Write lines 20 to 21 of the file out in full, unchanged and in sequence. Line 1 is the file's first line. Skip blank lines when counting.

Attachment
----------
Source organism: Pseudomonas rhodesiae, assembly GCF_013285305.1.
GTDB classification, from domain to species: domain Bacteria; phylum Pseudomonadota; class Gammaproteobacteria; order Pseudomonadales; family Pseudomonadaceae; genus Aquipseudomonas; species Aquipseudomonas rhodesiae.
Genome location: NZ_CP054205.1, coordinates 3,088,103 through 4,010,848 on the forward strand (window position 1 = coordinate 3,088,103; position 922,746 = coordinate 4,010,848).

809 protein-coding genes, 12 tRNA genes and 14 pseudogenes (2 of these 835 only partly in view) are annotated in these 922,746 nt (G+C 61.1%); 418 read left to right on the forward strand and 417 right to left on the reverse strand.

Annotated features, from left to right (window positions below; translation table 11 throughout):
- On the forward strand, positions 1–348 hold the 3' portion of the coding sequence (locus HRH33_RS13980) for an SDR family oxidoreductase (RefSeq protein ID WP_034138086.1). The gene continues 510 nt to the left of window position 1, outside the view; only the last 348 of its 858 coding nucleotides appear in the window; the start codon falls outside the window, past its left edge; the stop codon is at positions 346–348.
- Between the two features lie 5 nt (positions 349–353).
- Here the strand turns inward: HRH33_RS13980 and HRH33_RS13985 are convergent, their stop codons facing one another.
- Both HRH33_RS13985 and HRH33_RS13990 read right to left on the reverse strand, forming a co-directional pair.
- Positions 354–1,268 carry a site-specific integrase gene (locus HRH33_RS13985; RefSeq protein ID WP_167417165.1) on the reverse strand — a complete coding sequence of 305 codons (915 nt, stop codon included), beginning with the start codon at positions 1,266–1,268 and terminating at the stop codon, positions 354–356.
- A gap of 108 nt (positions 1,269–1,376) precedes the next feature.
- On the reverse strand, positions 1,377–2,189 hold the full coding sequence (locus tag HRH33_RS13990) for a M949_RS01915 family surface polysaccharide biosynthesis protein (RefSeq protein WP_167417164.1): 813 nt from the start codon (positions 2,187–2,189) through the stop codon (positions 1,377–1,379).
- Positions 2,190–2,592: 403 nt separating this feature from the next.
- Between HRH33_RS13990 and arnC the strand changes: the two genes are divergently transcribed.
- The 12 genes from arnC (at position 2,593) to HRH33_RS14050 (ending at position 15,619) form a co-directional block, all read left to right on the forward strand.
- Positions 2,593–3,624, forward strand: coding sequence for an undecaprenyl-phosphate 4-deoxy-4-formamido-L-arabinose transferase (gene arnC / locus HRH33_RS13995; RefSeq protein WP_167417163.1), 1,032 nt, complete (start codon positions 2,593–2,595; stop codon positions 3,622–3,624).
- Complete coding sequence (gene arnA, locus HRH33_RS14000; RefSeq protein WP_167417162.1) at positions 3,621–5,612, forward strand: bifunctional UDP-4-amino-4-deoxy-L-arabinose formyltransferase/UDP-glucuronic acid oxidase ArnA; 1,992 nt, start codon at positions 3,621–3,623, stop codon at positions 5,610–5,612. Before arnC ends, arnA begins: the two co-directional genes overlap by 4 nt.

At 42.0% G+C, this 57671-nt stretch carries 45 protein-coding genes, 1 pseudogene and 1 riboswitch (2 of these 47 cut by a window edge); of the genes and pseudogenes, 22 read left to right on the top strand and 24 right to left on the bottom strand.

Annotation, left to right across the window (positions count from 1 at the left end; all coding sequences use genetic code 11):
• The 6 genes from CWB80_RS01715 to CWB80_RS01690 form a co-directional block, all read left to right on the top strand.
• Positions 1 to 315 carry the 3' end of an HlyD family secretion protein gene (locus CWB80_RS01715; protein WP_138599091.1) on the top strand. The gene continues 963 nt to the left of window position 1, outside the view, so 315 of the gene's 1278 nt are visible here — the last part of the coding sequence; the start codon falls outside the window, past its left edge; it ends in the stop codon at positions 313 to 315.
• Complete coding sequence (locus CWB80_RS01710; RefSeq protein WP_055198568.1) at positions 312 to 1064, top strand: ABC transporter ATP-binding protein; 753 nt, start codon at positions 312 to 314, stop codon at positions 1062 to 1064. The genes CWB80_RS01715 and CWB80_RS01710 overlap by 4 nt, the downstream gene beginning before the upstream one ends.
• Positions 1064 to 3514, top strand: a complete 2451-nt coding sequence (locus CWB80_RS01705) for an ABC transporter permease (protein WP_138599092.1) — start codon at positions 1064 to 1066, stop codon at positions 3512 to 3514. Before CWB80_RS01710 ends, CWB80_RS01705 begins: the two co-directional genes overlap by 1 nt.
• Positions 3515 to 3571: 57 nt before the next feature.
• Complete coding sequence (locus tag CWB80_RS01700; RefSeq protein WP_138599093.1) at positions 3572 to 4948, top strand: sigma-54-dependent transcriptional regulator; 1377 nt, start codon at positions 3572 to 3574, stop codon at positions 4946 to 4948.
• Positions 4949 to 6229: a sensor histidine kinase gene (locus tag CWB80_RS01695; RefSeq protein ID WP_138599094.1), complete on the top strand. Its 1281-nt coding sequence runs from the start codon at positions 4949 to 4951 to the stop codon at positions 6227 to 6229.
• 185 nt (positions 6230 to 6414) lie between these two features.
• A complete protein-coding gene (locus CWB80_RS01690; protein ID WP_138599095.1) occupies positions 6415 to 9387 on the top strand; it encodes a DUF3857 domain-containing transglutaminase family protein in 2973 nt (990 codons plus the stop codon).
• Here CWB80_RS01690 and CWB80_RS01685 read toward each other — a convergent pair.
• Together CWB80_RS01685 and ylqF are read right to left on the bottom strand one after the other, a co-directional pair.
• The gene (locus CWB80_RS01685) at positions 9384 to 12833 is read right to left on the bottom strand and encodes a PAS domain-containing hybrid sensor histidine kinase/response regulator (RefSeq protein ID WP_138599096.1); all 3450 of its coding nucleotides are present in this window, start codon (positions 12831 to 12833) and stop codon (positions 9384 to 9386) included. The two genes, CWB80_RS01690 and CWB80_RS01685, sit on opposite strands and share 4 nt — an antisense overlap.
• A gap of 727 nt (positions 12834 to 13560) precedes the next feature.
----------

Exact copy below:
• The 6 genes from CWB80_RS01715 to CWB80_RS01690 form a co-directional block, all read left to right on the top strand.
• Positions 1 to 315 carry the 3' end of an HlyD family secretion protein gene (locus CWB80_RS01715; protein WP_138599091.1) on the top strand. The gene continues 963 nt to the left of window position 1, outside the view, so 315 of the gene's 1278 nt are visible here — the last part of the coding sequence; the start codon falls outside the window, past its left edge; it ends in the stop codon at positions 313 to 315.